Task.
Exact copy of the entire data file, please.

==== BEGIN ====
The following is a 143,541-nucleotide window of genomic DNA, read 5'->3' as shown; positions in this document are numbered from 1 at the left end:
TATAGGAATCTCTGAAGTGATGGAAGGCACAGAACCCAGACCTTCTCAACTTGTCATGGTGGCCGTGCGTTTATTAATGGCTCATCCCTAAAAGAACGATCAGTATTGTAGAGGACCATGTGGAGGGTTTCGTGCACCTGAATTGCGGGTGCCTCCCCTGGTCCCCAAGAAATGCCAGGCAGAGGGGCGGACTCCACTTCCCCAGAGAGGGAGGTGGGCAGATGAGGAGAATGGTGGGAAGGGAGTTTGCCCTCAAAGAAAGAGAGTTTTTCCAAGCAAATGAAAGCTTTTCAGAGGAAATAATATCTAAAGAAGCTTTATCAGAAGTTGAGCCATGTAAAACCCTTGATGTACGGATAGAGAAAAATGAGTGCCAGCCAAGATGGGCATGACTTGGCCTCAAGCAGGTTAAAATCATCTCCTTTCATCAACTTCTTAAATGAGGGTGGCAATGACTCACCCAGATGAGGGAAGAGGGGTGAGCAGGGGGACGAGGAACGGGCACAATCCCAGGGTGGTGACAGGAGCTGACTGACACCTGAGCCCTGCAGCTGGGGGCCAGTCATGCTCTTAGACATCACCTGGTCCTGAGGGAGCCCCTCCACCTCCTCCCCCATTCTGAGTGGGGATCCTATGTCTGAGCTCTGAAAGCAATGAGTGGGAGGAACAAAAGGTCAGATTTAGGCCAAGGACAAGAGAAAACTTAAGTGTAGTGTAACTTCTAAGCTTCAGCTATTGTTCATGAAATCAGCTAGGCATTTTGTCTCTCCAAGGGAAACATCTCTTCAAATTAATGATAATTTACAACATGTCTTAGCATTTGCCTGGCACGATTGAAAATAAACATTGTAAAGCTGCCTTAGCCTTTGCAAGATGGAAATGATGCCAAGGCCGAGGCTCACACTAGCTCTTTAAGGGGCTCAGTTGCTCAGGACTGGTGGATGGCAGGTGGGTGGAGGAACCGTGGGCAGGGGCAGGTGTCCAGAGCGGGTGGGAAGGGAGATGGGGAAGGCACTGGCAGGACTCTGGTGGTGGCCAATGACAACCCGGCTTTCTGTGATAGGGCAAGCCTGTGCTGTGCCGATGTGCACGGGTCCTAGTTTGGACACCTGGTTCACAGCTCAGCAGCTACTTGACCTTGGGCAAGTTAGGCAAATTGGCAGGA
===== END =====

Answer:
The following is a 143,541-nucleotide window of genomic DNA, read 5'->3' as shown; positions in this document are numbered from 1 at the left end:
TATAGGAATCTCTGAAGTGATGGAAGGCACAGAACCCAGACCTTCTCAACTTGTCATGGTGGCCGTGCGTTTATTAATGGCTCATCCCTAAAAGAACGATCAGTATTGTAGAGGACCATGTGGAGGGTTTCGTGCACCTGAATTGCGGGTGCCTCCCCTGGTCCCCAAGAAATGCCAGGCAGAGGGGCGGACTCCACTTCCCCAGAGAGGGAGGTGGGCAGATGAGGAGAATGGTGGGAAGGGAGTTTGCCCTCAAAGAAAGAGAGTTTTTCCAAGCAAATGAAAGCTTTTCAGAGGAAATAATATCTAAAGAAGCTTTATCAGAAGTTGAGCCATGTAAAACCCTTGATGTACGGATAGAGAAAAATGAGTGCCAGCCAAGATGGGCATGACTTGGCCTCAAGCAGGTTAAAATCATCTCCTTTCATCAACTTCTTAAATGAGGGTGGCAATGACTCACCCAGATGAGGGAAGAGGGGTGAGCAGGGGGACGAGGAACGGGCACAATCCCAGGGTGGTGACAGGAGCTGACTGACACCTGAGCCCTGCAGCTGGGGGCCAGTCATGCTCTTAGACATCACCTGGTCCTGAGGGAGCCCCTCCACCTCCTCCCCCATTCTGAGTGGGGATCCTATGTCTGAGCTCTGAAAGCAATGAGTGGGAGGAACAAAAGGTCAGATTTAGGCCAAGGACAAGAGAAAACTTAAGTGTAGTGTAACTTCTAAGCTTCAGCTATTGTTCATGAAATCAGCTAGGCATTTTGTCTCTCCAAGGGAAACATCTCTTCAAATTAATGATAATTTACAACATGTCTTAGCATTTGCCTGGCACGATTGAAAATAAACATTGTAAAGCTGCCTTAGCCTTTGCAAGATGGAAATGATGCCAAGGCCGAGGCTCACACTAGCTCTTTAAGGGGCTCAGTTGCTCAGGACTGGTGGATGGCAGGTGGGTGGAGGAACCGTGGGCAGGGGCAGGTGTCCAGAGCGGGTGGGAAGGGAGATGGGGAAGGCACTGGCAGGACTCTGGTGGTGGCCAATGACAACCCGGCTTTCTGTGATAGGGCAAGCCTGTGCTGTGCCGATGTGCACGGGTCCTAGTTTGGACACCTGGTTCACAGCTCAGCAGCTACTTGACCTTGGGCAAGTTAGGCAAATTGGCAGGA